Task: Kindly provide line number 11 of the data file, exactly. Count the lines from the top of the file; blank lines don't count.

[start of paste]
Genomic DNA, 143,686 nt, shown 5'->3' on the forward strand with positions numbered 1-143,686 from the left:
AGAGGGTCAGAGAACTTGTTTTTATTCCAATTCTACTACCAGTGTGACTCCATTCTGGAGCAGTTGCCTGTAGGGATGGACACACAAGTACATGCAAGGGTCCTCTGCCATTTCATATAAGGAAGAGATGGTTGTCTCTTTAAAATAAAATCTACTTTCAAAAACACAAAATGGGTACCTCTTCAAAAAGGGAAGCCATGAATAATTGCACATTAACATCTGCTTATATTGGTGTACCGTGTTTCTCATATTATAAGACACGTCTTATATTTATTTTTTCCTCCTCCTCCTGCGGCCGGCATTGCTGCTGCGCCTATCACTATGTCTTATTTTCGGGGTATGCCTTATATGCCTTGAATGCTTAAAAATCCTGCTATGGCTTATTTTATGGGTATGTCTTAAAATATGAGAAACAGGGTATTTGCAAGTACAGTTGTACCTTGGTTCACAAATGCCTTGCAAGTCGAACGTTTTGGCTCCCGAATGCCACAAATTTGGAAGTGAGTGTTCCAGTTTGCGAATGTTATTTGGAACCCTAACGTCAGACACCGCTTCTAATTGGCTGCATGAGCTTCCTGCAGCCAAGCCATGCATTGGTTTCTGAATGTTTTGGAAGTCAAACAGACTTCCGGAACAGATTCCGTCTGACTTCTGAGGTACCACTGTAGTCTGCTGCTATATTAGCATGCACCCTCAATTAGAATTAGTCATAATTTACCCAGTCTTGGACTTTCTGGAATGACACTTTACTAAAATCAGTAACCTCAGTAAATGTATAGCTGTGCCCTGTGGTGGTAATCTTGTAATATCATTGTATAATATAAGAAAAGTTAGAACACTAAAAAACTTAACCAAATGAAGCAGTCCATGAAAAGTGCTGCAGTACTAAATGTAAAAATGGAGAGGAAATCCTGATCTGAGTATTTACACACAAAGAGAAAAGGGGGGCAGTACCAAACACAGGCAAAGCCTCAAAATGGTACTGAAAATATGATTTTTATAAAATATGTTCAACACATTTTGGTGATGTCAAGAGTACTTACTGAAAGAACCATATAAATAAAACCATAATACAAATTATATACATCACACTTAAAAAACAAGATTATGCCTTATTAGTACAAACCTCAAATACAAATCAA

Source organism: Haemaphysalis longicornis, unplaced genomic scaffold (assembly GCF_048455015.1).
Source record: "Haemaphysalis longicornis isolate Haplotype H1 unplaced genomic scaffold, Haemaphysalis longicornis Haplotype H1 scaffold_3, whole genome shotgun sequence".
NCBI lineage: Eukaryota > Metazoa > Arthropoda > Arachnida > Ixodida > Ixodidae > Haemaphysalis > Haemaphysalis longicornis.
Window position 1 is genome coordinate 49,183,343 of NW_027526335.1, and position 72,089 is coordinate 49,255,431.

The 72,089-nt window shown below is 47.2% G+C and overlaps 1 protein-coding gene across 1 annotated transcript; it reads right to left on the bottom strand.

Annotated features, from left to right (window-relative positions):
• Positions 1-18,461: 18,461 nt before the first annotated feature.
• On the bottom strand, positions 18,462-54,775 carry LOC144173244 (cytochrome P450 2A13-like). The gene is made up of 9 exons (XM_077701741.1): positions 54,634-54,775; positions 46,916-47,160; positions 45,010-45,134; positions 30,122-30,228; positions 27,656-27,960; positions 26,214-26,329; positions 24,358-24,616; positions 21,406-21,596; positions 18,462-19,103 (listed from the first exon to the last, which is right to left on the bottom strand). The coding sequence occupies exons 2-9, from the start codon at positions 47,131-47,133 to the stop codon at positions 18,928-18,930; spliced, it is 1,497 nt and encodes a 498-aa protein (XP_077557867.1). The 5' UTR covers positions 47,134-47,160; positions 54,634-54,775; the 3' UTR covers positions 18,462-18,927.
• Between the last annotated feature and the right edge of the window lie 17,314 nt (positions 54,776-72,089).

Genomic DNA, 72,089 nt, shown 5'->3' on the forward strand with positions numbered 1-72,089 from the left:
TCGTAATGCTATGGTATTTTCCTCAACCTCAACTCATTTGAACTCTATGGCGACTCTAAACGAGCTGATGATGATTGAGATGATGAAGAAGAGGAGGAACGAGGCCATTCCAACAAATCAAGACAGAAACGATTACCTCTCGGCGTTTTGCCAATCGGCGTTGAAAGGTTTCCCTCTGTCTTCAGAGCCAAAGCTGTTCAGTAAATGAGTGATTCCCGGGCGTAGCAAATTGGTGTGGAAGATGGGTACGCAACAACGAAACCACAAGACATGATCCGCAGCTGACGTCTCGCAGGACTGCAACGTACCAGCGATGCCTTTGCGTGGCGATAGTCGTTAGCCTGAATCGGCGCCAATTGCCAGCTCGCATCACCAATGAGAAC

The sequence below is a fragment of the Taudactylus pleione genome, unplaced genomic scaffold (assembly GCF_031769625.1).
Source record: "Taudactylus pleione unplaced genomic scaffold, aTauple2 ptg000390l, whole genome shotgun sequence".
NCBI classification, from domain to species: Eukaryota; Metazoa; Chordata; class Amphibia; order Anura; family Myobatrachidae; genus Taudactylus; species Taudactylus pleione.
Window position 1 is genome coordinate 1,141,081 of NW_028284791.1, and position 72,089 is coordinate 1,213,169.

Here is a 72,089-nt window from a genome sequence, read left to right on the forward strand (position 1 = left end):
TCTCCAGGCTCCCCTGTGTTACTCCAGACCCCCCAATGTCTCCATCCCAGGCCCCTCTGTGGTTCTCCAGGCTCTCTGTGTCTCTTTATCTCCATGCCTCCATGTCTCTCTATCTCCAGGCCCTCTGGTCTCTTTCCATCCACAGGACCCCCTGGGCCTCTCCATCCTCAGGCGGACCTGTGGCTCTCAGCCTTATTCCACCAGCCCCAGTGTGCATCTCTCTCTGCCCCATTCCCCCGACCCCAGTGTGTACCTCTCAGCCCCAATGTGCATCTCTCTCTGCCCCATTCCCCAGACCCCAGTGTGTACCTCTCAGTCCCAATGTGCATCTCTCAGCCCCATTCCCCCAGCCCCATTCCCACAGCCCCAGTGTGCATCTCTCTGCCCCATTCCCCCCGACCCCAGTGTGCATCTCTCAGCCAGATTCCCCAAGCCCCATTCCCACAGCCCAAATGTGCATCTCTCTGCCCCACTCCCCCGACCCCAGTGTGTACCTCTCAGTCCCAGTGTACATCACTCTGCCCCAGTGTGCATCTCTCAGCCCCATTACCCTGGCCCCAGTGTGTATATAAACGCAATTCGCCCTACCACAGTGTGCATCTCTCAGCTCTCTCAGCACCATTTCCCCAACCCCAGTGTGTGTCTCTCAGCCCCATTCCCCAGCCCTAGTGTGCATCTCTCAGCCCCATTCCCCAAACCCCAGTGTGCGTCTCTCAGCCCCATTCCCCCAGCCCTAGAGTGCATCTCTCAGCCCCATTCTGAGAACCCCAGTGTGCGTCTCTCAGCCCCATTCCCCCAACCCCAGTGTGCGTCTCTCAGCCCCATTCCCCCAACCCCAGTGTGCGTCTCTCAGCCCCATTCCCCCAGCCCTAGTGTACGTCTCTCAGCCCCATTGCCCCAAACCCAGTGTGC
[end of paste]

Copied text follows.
• Between the last annotated feature and the right edge of the window lie 17,314 nt (positions 54,776-72,089).